It is therefore desirable to provide an improved method of rating employees and training the employees in relation to the expected rating criteria.

DISCLOSURE OF INVENTION

The present invention overcomes the above referenced shortcomings of prior art employee rating systems by providing a web-based system in which a company intranet and electronic messaging system are used to train employees in the ratings process and to facilitate the employee ratings process in a manner which is fully automated and in which performance feedback is used to calibrate ratings to improve the accuracy, and therefore the usefulness, of the ratings received.

More specifically, the present invention provides a method of rating employee performance including: a) receiving a list of nominated raters from the employee, including at least one manager of the employee, a plurality of the employee's peers, and a plurality of the employee's direct reports; b) electronically soliciting and receiving manager approval of the list of nominated raters; c) electronically notifying the approved raters with instructions for rating the employee; and d) receiving employee ratings data from the approved raters, wherein the steps of electronically soliciting and electronically notifying are automated.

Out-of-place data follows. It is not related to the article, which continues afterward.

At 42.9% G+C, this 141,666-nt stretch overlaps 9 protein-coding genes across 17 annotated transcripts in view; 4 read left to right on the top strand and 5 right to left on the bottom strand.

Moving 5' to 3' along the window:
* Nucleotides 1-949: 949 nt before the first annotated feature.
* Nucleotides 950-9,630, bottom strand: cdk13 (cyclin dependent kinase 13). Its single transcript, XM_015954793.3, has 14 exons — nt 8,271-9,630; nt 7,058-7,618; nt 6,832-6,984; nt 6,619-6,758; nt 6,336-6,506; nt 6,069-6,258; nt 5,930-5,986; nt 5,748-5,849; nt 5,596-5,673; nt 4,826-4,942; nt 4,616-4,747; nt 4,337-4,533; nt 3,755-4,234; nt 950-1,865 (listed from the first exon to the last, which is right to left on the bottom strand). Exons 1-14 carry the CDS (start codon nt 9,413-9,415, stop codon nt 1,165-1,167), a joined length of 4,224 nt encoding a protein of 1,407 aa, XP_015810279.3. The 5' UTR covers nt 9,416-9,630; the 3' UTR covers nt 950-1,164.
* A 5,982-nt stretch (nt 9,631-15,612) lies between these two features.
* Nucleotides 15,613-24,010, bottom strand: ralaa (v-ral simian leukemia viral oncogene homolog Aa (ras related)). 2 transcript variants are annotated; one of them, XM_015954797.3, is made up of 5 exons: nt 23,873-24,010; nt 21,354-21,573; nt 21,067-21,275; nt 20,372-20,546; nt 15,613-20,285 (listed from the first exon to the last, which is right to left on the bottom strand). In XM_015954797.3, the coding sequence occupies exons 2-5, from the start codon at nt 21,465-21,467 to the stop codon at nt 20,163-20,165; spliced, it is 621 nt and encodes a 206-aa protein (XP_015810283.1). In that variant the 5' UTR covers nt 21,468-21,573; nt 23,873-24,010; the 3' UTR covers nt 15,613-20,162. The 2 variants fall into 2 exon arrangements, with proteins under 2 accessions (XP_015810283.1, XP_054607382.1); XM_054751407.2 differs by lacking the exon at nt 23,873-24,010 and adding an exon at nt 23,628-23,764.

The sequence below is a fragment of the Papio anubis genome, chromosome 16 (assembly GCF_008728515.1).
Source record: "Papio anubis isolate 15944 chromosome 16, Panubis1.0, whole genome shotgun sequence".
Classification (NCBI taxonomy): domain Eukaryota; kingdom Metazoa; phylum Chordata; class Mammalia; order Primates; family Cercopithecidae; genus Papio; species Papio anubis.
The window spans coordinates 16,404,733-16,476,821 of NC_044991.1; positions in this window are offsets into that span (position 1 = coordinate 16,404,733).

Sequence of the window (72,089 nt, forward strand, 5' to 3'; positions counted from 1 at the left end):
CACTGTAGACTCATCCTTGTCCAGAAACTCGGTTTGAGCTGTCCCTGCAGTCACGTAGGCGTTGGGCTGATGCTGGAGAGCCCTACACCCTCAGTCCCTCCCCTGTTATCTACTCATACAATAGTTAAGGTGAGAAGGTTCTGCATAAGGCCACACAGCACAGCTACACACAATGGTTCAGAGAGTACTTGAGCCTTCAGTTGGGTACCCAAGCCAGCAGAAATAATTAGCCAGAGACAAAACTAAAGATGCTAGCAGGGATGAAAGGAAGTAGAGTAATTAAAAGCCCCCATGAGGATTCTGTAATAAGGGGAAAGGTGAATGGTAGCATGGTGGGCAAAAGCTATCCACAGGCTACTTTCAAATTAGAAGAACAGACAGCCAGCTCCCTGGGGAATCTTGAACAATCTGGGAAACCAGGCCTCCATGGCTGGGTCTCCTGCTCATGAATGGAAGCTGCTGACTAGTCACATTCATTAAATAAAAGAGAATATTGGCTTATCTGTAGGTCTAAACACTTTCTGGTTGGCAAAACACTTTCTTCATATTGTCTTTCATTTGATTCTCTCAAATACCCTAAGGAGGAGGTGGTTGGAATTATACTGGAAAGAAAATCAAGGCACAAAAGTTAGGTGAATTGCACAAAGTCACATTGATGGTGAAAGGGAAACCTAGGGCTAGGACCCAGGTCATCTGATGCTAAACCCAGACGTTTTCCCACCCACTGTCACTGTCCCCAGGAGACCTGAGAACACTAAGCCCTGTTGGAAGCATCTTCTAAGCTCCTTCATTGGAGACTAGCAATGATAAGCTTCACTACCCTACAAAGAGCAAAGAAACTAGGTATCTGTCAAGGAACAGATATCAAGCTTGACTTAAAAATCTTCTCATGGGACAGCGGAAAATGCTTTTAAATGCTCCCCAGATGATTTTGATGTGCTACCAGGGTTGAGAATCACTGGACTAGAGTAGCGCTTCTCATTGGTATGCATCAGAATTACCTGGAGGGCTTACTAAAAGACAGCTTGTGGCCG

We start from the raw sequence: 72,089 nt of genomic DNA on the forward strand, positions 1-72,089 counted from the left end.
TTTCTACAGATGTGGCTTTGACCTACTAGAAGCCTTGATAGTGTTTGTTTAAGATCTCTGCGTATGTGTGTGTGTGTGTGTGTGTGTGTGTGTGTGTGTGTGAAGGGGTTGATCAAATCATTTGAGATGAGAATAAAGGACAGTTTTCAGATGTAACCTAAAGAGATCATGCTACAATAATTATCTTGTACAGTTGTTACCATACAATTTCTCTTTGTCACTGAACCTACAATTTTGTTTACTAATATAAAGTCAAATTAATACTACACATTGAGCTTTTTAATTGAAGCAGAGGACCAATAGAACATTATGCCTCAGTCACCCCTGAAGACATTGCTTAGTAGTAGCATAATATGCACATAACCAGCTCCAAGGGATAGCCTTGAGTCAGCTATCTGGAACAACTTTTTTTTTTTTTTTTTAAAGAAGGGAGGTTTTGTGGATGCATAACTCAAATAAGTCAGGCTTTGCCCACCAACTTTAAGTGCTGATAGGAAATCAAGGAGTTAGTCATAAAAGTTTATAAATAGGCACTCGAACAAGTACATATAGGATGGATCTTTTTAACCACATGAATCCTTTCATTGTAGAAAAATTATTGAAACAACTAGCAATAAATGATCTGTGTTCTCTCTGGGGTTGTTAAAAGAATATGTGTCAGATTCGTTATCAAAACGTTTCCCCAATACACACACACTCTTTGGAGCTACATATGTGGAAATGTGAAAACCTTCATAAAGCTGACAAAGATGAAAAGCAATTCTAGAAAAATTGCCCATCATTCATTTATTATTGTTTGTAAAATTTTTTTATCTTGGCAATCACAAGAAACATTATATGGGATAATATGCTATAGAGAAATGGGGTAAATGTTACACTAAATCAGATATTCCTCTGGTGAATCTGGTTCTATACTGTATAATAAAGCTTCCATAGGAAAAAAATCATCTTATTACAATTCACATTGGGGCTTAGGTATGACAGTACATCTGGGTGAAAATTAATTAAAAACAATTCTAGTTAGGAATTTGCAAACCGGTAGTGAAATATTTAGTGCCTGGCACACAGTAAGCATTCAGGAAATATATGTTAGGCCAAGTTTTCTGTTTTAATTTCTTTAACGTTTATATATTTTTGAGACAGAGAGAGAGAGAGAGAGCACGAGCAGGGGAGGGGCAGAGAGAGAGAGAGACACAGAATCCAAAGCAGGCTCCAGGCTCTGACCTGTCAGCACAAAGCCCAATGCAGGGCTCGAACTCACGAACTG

Another aspect of the invention provides a method of electronically training employees to rate performance of other employees, including: a) displaying a case study behavioral example to the employee; b) receiving case study behavioral ratings data from the employee; and c) calibrating ratings performed by the employee by displaying targeted ratings for the case study for which data has been received from the employee in order to provide immediate feedback to the employee regarding ratings criteria.

Accordingly, an object of the invention is to provide an improved method of rating employee performance in which accuracy and usability of the ratings results are improved.

Another object of the invention is to provide a method of training employees to rate other employees in a manner in which the ratings are calibrated to improve the accuracy of the ratings process.